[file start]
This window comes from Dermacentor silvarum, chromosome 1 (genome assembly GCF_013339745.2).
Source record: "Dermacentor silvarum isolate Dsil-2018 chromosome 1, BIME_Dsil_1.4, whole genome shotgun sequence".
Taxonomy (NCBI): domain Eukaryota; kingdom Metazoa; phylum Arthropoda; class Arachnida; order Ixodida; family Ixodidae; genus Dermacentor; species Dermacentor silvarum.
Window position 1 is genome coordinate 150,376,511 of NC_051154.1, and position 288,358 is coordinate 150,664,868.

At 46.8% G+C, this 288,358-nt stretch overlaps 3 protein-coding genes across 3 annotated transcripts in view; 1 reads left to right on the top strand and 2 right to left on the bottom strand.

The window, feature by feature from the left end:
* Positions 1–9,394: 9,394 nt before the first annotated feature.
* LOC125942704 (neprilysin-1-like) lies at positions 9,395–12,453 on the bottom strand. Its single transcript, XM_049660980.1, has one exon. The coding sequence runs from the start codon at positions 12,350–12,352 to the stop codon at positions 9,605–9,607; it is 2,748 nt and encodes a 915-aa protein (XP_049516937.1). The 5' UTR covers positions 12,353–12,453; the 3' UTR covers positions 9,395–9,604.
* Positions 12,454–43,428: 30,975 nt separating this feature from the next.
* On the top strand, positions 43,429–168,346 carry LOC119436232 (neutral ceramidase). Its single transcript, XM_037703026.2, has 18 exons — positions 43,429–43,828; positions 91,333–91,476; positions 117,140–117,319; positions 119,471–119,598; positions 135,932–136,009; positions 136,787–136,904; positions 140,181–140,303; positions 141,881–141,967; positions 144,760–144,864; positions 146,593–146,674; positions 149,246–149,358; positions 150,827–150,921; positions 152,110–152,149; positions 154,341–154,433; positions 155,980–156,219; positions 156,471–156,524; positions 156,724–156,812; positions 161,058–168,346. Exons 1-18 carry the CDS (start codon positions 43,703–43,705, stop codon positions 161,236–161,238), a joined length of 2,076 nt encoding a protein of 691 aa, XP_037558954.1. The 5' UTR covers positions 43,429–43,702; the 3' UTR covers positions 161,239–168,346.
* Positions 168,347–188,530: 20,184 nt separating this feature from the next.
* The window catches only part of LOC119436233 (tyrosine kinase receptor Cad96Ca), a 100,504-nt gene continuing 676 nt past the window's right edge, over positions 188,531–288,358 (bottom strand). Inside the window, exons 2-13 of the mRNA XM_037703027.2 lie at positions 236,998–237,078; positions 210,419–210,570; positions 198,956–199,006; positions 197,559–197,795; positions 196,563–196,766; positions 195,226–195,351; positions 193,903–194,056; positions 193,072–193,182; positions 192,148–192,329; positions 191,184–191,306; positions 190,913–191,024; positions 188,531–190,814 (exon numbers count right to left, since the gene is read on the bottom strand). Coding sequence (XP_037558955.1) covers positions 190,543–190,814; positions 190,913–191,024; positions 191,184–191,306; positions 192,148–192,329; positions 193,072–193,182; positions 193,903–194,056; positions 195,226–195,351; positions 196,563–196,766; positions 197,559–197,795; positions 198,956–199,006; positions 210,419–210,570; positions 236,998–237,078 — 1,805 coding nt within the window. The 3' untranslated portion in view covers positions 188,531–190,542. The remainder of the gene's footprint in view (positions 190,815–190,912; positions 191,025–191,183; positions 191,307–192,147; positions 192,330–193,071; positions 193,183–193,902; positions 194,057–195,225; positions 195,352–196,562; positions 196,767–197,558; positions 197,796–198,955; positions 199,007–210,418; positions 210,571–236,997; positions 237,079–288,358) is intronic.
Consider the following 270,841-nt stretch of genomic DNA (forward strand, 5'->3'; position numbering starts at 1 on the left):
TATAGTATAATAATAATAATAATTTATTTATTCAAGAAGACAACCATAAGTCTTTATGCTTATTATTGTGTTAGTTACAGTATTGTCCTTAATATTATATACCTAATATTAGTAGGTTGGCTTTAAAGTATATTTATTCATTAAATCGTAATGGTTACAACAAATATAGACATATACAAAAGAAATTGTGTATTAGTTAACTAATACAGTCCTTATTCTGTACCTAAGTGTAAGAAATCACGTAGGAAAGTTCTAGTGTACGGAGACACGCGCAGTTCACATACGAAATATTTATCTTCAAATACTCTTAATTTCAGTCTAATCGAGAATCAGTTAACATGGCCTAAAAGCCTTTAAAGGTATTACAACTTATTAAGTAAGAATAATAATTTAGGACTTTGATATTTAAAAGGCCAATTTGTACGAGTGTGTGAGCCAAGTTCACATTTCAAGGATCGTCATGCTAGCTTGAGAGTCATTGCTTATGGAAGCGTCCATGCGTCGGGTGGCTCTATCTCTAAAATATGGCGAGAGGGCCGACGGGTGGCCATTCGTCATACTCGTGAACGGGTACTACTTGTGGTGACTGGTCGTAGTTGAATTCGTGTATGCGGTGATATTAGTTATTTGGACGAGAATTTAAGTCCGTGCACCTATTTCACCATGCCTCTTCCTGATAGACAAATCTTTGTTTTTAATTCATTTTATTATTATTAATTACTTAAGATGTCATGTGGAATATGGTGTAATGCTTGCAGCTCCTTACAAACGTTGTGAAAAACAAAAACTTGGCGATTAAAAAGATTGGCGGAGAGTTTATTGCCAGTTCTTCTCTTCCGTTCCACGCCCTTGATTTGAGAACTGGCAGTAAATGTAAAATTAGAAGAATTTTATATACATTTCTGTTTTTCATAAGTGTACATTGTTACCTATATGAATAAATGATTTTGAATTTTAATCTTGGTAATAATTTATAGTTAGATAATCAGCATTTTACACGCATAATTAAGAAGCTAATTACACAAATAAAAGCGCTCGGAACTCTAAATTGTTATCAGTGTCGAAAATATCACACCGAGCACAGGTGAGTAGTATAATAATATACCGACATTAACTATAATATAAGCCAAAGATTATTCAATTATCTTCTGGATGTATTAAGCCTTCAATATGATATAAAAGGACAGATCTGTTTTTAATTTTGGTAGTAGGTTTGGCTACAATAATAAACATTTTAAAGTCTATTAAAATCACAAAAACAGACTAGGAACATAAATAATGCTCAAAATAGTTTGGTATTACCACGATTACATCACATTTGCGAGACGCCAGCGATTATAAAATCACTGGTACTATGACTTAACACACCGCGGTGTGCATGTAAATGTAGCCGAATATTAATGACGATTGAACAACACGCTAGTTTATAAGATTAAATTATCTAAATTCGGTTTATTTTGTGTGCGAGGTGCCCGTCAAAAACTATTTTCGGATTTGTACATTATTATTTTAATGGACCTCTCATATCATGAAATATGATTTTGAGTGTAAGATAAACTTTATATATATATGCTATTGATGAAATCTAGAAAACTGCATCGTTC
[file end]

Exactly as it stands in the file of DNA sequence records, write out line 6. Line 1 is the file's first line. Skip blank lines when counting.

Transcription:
The window, feature by feature from the left end: